UNITED NATIONS (FinalCall.com) – The United Nations has termed violence against women a universal crime. The world body has, therefore, designated Nov. 25 as the “International Day to Eliminate Violence Against Women.”

The World Health Organization estimates that nearly one in four women will be raped, beaten, coerced into sex or otherwise abused in her lifetime, sometimes with fatal consequences.

“Violence against women is the most pervasive violation of human rights, occurring every day, in every country and every region, regardless of income or level of development,” stated Noeleen Heyzer, executive director of the United Nations Development Fund for Women (UNIFEM) in a press release on Nov. 22.


Ms. Heyzer stated that the real extent of the problem of violence against women is unknown. “Owing to fear of reprisal for reporting events, refusal by authorities to recognize the problem or knowledge that nothing will be done,” she said in the statement.

“Far too often, especially in communities of color and in immigrant communities, women are fearful of reporting abuse or don’t know where to seek help,” said Councilwoman Yvette Clarke (D-Bklyn.), who is the co-chair of the New York City Council’s Women’s Caucus. “Domestic violence continues to be a shameful and insidious silent tragedy in our community,” she said in an emailed statement to The Final Call.

She also noted that the Women’s Caucus garnered $9.5 million in funding for domestic violence prevention and awareness organizations, and mentioned the importance of the Violence Against Women Act (VAWA), which as of Sept. 30, ran out of funding.

“It is imperative that the VAWA be renewed,” Councilwoman Clarke stressed, further pointing out that, “More importantly, provisions for programs dealing with immigrants and women of color are slated to be cut in the new budget by this Republican Congress.”

On Nov. 18, the UN General Assembly adopted a resolution on violence against female migrant workers. The move was initiated by Indonesia and the Philippines. According to observers, the resolution specifically acknowledges the risks of violence and exploitation facing female workers.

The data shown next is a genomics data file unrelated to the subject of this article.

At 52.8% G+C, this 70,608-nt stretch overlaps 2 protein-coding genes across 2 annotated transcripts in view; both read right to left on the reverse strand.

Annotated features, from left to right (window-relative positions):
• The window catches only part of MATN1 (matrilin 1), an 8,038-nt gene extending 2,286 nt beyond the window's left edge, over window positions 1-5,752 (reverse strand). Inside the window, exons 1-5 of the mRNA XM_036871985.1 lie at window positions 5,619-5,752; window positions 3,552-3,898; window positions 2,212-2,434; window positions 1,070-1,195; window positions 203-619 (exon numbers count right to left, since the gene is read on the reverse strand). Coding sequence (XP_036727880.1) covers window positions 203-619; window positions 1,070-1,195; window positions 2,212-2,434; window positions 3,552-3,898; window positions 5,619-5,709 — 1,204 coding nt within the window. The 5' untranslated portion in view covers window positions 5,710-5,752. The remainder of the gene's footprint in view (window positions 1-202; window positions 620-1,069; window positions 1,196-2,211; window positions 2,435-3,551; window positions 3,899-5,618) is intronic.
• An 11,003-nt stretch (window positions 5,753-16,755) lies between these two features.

“Ending violence against women, like other pandemics, cannot be done on the cheap,” Ms. Heyser stressed in her statement. At the 2005 World Summit, heads of states and governments emphasized that progress for women is progress for all; and committed to eliminating discrimination and violence against women.

“On this International Day for the Elimination of Violence against Women, let us re-dedicate ourselves to that mission,” UN Secretary-General Kofi Annan stated in a published message. Getting world leaders to keep their pledge would require a change of mindset, he said.

“It is still all too common and deep-seated that violence against women is acceptable,” Mr. Annan contended.

On Nov. 25, UNIFEM announced the awarding of 24 grants to organizations in developing nations, totaling $1.8 million. According to UNIFEM, the $1.8 million represents an 80 percent increase from 2004. The grants were awarded by the Trust Fund to Eliminate Violence Against Women. The trust fund received over 1,059 proposals, but could only fund 24. Since its inception in 1996, the fund has awarded $10 million to 198 initiatives in 100 nations.

(For more information on the trust fund, visit www.unifem.org/genderissues/violence against women/trust fund.php.)